Does double jeorpary and collateral estoppel apply where defendant fled by vehicle?
Please see the following article from http://www.icje.org/id148.htm:
Dual Sovereignty Doctrine - Two State Governments
(Georgia Gave Him Life/Alabama Gave Him Death)
It is legally permissible for two states to prosecute the same defendant for the same offense?
Consider a 1985 Supreme Court case: Heath v. Alabama, 106 S. Ct. 433, 1985.
The defendant, Larry Gene Heath, was convicted of having hired Charles Owens and Gregory Lumpkin to kill his wife, Rebecca McGuire Heath, for $2,000. Mr. Heath left his residence in Alabama to meet Mr. Owens and Mr. Lumpkin in Georgia, just across the Alabama state line. Mr. Heath led the two men back to his residence in Alabama, gave them the keys to his car and left in his girlfriend's pickup truck. The car belonging to the Heaths was later found on the side of a road in Troup County, Georgia. Mrs. Heath's body was inside. The cause of death was a gunshot wound to the head.
Mr. Heath pleaded guilty to “malice murder” in Georgia in exchange for a sentence of life imprisonment. Later, he was prosecuted in an Alabama court for murder during a kidnapping. Mr. Heath received a death sentence from the Alabama court. Mr. Heath appealed, but the Alabama Court of Criminal Appeals and the Supreme Court of Alabama affirmed the conviction. Mr. Heath then appealed to the United States Supreme Court, arguing that his conviction in Georgia barred his prosecution in Alabama for the same conduct. The United States Supreme Court held that successive prosecutions by two states for the same conduct were not barred by the double jeopardy clause. “In applying the dual sovereignty doctrine, then, the crucial determination is whether the two entities that seek successfully to prosecute a defendant for the same course of conduct can be termed separate sovereigns. This determination turns on whether the two entities draw their authority to punish the offender from distinct sources of power...The States are no less sovereign with respect to each other than they are with respect to the Federal Government. Their powers to undertake criminal prosecutions derive from separate and independent sources of power and authority originally belonging to them before admission to the Union and preserved to them by the Tenth Amendment.” (Heath v. Alabama, 106 S. Ct. 433, 437-438)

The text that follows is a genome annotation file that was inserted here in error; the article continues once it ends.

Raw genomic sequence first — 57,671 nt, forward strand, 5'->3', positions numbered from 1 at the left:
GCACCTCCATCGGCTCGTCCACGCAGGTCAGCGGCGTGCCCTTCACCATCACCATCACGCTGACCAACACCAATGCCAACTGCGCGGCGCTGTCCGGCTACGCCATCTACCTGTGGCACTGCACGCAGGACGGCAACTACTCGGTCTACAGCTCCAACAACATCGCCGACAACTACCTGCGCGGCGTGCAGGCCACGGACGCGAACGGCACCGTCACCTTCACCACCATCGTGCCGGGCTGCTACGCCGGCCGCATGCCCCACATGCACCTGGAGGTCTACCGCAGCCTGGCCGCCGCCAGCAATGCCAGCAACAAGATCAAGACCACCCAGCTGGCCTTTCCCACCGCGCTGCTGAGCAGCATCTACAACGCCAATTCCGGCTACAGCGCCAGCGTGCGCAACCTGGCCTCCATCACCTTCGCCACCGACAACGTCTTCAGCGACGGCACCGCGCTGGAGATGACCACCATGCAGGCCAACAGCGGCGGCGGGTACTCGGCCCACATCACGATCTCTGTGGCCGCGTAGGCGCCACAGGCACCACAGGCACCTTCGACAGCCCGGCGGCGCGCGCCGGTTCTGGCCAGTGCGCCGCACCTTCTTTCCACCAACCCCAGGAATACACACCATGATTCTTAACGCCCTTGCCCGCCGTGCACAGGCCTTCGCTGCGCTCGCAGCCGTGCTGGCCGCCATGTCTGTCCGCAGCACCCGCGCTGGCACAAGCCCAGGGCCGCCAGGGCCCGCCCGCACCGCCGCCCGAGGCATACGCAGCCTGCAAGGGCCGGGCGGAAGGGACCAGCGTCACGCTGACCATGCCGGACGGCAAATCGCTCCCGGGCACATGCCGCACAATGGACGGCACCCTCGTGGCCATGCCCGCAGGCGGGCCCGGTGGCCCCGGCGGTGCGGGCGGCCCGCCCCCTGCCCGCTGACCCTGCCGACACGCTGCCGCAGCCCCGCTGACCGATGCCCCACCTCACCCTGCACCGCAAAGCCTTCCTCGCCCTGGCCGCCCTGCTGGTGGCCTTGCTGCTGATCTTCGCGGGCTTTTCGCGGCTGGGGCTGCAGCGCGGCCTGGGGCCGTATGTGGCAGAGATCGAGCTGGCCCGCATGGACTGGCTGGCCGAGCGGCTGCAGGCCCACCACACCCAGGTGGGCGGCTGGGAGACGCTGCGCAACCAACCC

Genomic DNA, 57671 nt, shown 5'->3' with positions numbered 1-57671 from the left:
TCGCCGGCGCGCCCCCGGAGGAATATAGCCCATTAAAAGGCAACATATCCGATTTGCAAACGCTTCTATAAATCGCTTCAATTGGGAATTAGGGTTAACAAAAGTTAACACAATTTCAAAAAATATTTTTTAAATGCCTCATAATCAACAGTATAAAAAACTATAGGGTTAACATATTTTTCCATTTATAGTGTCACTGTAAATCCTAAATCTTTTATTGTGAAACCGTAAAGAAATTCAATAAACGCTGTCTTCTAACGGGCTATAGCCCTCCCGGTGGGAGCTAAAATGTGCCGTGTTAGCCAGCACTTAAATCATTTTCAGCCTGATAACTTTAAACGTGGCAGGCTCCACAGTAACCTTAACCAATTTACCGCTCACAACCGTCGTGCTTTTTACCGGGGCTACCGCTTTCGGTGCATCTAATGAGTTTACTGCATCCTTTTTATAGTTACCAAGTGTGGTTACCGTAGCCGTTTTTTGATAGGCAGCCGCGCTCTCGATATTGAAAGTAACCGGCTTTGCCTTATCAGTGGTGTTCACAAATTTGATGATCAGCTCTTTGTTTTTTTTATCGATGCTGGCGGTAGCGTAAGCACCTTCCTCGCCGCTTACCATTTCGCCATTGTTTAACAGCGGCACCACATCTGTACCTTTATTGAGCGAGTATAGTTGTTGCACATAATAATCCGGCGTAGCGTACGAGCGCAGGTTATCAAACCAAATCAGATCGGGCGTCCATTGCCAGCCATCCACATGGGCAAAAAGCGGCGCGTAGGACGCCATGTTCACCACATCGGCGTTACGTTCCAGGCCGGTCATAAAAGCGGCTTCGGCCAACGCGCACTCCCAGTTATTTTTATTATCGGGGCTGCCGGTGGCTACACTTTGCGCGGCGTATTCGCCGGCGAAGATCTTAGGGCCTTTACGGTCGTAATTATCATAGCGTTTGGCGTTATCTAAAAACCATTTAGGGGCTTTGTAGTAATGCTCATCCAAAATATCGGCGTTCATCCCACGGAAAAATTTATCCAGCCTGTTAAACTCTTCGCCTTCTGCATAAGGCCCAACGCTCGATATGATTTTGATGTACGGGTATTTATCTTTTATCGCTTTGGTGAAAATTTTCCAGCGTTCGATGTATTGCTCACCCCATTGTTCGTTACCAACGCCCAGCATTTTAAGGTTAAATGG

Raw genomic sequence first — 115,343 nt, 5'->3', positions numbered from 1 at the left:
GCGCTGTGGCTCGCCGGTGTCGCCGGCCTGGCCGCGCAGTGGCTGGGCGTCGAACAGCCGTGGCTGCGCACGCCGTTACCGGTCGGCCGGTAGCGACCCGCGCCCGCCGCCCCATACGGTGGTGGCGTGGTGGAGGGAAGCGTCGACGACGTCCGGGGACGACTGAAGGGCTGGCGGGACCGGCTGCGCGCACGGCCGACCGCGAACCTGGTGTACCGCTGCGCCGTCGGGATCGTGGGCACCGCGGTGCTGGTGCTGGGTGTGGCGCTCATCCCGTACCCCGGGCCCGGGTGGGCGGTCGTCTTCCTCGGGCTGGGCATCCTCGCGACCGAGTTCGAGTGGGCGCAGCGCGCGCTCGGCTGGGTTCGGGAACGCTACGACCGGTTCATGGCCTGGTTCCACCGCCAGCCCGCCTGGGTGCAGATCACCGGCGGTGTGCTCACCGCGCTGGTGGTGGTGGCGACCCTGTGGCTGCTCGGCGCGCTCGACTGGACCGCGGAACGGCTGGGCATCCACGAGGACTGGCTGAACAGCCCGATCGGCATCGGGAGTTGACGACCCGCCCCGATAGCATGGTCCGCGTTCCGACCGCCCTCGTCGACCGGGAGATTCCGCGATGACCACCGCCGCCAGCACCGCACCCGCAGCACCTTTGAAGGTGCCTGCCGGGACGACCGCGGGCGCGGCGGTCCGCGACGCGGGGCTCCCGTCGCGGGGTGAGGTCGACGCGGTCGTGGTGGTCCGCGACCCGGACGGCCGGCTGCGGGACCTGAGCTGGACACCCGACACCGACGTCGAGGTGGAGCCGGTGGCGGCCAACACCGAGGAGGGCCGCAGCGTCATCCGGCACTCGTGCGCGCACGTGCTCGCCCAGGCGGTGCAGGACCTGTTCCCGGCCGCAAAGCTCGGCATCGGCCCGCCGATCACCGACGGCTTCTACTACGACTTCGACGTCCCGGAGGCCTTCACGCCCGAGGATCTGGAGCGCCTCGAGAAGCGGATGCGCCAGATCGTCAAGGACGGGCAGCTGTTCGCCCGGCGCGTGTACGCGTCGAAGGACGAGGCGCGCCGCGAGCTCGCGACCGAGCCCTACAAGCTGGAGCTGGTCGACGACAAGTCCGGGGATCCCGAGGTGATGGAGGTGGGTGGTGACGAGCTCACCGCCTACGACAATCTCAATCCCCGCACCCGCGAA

The same defendant may be tried, in some cases, by more than one government without violating double jeopardy. Each state government is considered to be a separate government. The federal government is a government separate from state governments. The material in the Lanza case relates to the laws of a state and the federal government concerning prohibition, but it also raises the constitutional issue of double jeopardy. The material in the Heath case relates to the laws of two different states, Georgia and Alabama, but it too raises the constitutional issue of double jeopardy. The United States Supreme Court has held that two separate states may convict a person for the same offense without violating double jeopardy. The United States Supreme Court has held that the federal government and a state government may convict a person for the same offense without violating double jeopardy.